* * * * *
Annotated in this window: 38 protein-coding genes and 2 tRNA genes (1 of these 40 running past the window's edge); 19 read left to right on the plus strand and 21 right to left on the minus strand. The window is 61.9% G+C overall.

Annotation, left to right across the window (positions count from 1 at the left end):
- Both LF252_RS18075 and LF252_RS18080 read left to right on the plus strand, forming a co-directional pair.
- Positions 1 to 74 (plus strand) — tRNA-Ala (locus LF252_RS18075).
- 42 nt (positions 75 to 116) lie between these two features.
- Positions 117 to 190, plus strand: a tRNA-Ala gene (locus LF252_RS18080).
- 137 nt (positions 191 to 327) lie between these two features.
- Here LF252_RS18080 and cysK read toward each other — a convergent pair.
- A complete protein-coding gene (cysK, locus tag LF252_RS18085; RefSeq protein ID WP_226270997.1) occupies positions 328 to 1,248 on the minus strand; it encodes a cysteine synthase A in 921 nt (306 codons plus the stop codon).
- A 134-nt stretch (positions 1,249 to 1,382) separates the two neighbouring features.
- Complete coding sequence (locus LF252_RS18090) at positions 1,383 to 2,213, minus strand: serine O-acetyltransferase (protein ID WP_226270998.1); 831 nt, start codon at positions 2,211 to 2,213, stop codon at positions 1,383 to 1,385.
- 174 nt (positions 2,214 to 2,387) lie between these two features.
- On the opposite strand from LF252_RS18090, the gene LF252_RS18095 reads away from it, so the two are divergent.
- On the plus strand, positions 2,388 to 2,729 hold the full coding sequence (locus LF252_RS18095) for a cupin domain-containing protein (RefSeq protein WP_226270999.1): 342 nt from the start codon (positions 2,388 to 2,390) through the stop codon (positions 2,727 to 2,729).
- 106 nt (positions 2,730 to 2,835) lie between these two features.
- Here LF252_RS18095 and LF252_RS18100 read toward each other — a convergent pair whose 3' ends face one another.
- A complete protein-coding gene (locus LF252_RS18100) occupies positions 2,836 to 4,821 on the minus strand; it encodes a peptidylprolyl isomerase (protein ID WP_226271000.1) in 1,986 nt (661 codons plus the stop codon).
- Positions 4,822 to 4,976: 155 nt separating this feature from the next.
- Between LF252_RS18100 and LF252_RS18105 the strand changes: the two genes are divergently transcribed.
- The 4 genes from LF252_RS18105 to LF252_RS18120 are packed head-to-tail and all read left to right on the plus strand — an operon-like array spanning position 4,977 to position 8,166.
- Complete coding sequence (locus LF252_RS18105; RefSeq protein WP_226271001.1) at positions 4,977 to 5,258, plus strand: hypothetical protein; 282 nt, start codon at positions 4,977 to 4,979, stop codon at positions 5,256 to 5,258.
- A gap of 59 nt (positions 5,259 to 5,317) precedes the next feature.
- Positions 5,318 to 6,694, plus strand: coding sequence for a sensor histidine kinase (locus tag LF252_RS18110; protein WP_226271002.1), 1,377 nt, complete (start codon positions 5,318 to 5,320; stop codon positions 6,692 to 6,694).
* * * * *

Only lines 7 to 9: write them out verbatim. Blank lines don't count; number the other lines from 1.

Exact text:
- 137 nt (positions 191 to 327) lie between these two features.
- Here LF252_RS18080 and cysK read toward each other — a convergent pair.
- A complete protein-coding gene (cysK, locus tag LF252_RS18085; RefSeq protein ID WP_226270997.1) occupies positions 328 to 1,248 on the minus strand; it encodes a cysteine synthase A in 921 nt (306 codons plus the stop codon).